The Stark decelerator is a device which accepts a collimated beam of molecules entering at one end, and slows down a fraction of the molecules as they pass through a sequence of ~ 100 high voltage dipoles. It is capable of producing gas phase molecular samples with an effective temperature of order 10 mK.
The slow-moving bunch of molecules ejected by the decelerator not only has a narrow distribution of velocities, but also is selected in a single vibration-rotation quantum state, and the molecules are spatially oriented.
In an electric field the degeneracy of the energy levels of a molecule may split as shown on the left (the Stark effect). This generally requires that the molecule has a dipole moment. The linear Stark effect, shown left, is displayed by symmetric top molecules such as ammonia. Some molecules will exist in states whose energy increases with field; these are known as 'Low field seekers' because they will experience a force away from a high-field region of space as a consequence of the increasing potential energy (i.e., they behave as if moving up a hill). Likewise molecules whose energy decreases with field are known as 'High field seekers', because they will tend to move towards the high field region where their energy is lower.
Ammonia energy levels in a field for J=+1, K=+1
A low-field seeking molecule approaching the first pair of dipoles in the Stark decelerator will slow down a little as it experiences an increasing field. When it reaches a position close to the top of the energy hill (at (2), on the left) we need to switch the fields to prevent it running down the hill the other side (and hence accelerating). The voltages of the first and second pairs of electrodes are then swapped over so that the hill moves along suddenly, as shown in grey. The molecule thus instantaneously finds itself at the bottom of another hill and continues climbing, slowing down a little more. By repeating this sequence 100 times over with a carefully timed field it is possible to slow a subset of the molecules down to any arbitrary velocity.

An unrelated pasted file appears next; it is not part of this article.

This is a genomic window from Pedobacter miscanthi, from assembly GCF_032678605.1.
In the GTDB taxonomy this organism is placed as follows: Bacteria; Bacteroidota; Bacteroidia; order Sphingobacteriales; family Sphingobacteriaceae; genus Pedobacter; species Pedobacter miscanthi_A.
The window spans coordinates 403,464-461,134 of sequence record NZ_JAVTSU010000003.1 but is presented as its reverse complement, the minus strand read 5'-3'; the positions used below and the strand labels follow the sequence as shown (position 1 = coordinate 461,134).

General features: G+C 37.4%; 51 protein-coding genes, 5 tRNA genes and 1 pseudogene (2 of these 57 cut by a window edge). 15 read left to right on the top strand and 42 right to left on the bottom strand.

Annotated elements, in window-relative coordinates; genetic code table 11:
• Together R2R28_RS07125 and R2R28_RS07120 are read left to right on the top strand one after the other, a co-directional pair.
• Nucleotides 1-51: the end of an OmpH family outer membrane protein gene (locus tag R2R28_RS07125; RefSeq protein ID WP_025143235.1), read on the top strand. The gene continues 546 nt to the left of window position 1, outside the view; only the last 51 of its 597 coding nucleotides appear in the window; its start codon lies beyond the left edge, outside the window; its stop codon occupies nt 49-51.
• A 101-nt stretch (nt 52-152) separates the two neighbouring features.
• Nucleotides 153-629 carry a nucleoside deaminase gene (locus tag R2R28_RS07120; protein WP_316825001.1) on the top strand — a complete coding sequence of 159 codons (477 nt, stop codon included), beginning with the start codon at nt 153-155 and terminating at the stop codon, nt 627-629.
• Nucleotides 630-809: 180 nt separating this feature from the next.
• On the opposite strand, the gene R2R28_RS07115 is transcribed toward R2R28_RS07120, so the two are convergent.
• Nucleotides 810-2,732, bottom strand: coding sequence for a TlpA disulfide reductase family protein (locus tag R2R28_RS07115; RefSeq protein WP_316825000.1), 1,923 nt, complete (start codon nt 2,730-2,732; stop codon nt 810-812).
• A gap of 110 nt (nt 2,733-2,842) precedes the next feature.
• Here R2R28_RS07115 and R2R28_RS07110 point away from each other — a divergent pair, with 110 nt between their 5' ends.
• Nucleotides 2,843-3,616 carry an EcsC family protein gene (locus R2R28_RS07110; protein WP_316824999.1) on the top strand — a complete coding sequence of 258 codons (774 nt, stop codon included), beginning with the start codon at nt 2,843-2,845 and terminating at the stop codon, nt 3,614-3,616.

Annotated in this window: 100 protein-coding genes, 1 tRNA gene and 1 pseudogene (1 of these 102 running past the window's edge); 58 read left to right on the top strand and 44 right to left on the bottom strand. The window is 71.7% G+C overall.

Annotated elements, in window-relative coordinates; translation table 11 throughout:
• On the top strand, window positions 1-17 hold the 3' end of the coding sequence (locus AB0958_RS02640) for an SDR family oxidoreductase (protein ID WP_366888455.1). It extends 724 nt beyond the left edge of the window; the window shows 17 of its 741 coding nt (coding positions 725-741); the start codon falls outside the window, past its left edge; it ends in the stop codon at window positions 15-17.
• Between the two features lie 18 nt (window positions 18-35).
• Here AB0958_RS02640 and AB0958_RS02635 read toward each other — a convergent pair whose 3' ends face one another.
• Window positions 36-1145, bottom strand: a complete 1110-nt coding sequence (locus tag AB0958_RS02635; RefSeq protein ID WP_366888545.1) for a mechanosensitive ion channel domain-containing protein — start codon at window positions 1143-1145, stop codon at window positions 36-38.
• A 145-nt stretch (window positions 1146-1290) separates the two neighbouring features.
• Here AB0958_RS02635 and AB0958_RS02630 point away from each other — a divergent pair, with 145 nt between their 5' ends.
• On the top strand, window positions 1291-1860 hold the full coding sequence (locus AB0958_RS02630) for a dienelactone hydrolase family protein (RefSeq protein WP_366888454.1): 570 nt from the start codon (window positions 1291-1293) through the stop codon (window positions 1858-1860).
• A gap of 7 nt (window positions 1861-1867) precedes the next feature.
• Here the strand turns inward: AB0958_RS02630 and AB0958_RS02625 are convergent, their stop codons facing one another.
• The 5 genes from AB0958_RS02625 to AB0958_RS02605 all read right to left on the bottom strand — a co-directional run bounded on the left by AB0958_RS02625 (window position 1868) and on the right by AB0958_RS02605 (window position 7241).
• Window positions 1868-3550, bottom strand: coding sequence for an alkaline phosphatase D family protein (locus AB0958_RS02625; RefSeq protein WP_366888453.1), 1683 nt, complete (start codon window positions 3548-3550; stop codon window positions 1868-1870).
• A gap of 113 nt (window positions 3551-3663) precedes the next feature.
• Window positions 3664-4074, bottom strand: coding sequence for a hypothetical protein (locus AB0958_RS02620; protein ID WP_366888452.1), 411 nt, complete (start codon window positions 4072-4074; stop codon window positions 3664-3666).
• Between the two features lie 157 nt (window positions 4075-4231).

After passing through the decelerator and through an additional series of focusing and bunching devices, the velocity of the molecules is measured by ionizing them using a laser and accelerating them to an ion detector. The time of flight relative to their entry into the decelerator is measured.
The picture to the above shows time-of-flight measurements for a beam of ND3 travelling initially at 360 ms-1. A bunch of slower molecules is separated out travelling at a lower velocity, which can be controlled by varying the timing sequence of the pulsed fields.
Properties of decelerated molecules
Arbitrarily adjustable velocity down to a few ms-1
Narrow velocity distribution corresponding to temperature of ~ 10 mK
Quantum state selected
Selected molecules are oriented in space.